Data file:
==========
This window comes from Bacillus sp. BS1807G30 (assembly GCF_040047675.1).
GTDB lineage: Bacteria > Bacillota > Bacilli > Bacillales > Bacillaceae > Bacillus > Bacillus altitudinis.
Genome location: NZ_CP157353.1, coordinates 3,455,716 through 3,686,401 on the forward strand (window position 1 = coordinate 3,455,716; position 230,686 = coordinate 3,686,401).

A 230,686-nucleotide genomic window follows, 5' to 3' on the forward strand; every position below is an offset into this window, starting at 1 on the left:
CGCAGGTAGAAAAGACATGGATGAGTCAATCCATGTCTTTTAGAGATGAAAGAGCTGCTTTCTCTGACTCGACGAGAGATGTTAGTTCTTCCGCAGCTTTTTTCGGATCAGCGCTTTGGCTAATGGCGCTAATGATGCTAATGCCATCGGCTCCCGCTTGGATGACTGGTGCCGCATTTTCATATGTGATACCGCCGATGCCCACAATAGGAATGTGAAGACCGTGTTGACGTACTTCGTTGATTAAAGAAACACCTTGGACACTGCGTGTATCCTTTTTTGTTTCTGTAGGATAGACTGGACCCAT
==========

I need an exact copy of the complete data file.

This window comes from Bacillus sp. BS1807G30 (assembly GCF_040047675.1).
GTDB lineage: Bacteria > Bacillota > Bacilli > Bacillales > Bacillaceae > Bacillus > Bacillus altitudinis.
Genome location: NZ_CP157353.1, coordinates 3,455,716 through 3,686,401 on the forward strand (window position 1 = coordinate 3,455,716; position 230,686 = coordinate 3,686,401).

A 230,686-nucleotide genomic window follows, 5' to 3' on the forward strand; every position below is an offset into this window, starting at 1 on the left:
CGCAGGTAGAAAAGACATGGATGAGTCAATCCATGTCTTTTAGAGATGAAAGAGCTGCTTTCTCTGACTCGACGAGAGATGTTAGTTCTTCCGCAGCTTTTTTCGGATCAGCGCTTTGGCTAATGGCGCTAATGATGCTAATGCCATCGGCTCCCGCTTGGATGACTGGTGCCGCATTTTCATATGTGATACCGCCGATGCCCACAATAGGAATGTGAAGACCGTGTTGACGTACTTCGTTGATTAAAGAAACACCTTGGACACTGCGTGTATCCTTTTTTGTTTCTGTAGGATAGACTGGACCCAT